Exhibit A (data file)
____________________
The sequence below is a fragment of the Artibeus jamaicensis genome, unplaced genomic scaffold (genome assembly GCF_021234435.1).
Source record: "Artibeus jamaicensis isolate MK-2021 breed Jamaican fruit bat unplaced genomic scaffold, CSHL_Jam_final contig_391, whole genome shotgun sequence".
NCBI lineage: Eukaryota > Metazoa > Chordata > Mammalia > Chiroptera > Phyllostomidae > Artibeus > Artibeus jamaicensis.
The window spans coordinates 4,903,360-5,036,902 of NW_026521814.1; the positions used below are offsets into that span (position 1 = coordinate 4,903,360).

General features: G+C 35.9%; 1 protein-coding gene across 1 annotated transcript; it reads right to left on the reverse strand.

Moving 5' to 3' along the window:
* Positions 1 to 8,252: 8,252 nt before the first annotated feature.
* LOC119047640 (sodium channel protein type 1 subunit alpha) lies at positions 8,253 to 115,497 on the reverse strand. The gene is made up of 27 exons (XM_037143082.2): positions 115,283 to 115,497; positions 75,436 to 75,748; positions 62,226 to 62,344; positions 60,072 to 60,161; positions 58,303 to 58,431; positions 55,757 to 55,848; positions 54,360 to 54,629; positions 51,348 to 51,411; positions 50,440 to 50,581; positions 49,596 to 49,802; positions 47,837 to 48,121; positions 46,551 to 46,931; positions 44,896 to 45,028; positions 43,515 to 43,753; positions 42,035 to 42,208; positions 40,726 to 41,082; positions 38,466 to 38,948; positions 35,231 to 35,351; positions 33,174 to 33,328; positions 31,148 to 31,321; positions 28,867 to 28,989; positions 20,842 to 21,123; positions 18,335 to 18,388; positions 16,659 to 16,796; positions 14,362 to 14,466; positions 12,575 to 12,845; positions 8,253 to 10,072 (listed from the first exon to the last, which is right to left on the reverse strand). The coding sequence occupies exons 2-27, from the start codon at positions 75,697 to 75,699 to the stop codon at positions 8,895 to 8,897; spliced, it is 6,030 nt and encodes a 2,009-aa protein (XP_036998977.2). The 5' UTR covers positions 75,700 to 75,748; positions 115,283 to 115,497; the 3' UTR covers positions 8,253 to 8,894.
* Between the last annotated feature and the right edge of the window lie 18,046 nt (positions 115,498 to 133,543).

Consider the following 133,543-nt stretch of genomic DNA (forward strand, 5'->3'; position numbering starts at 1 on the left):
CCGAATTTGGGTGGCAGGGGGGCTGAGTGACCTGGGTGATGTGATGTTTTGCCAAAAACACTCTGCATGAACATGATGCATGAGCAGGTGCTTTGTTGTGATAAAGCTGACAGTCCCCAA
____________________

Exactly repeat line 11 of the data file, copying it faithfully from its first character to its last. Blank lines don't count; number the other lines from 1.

CCGAATTTGGGTGGCAGGGGGGCTGAGTGACCTGGGTGATGTGATGTTTTGCCAAAAACACTCTGCATGAACATGATGCATGAGCAGGTGCTTTGTTGTGATAAAGCTGACAGTCCCCAA